> As there are many possible tests, it is recommended that companies publically stating W3C Tracking Preference compliance provide transparency to their delinking process so external experts and auditors can assess if they feel this steps are reasonable given the risk of a particular dataset.
> ·         Information That Is Un-linkable When Collected:  A third party may collect non-protocol information if it is, independent of protocol information, un-linkable data. The data may be retained and used subject to the same limitations as protocol information.
> Example: Example Advertising sets a language preference cookie that takes on few values and is shared by many users.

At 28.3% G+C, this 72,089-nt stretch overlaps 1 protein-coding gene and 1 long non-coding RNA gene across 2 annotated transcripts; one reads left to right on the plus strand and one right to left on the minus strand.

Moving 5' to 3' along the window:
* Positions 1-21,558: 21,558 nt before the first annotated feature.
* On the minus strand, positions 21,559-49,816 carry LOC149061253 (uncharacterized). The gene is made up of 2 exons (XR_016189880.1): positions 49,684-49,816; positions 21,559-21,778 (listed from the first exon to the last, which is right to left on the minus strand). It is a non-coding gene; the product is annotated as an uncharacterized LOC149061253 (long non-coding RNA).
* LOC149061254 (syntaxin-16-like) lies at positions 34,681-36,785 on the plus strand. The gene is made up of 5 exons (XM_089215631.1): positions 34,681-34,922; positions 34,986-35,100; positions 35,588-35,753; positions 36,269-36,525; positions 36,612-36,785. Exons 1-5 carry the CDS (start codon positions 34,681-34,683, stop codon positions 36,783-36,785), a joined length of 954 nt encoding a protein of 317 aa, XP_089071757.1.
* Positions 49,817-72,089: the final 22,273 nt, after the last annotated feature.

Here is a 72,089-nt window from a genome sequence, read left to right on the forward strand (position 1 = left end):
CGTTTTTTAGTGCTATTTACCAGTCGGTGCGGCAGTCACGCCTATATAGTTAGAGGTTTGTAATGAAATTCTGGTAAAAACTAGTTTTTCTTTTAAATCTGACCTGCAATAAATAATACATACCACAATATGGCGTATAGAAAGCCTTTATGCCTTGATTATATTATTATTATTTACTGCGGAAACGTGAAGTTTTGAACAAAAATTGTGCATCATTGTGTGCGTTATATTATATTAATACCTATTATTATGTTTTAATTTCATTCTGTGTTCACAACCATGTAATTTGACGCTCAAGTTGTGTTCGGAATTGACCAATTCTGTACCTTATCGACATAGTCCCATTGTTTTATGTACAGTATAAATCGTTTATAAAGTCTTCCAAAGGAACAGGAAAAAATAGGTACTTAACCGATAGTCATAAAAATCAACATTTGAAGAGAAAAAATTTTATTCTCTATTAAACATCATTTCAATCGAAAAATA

> ·         Information That Is Un-linkable After Aggregation:  During the period in which a third party may use protocol information for any purpose, it may aggregate protocol information and un-linkable data into an un-linkable dataset. Such a dataset may be retained indefinitely and used for any purpose.
> Example: Example Advertising maintains a dataset of how many times per week Italy-based users load an ad on Example News.
> ·         Information That Is Un-linkable After Anonymization:  At some point after collection, a unique ID from a product cookie has a one-way salted hash applied to the identifier to break any connection between the resulting dataset and production identifiers.  To further remove dictionary attacks on this method, its recommended that "keys" are rotated on a regular basis.
Received on Tuesday, 12 June 2012 13:56:19 UTC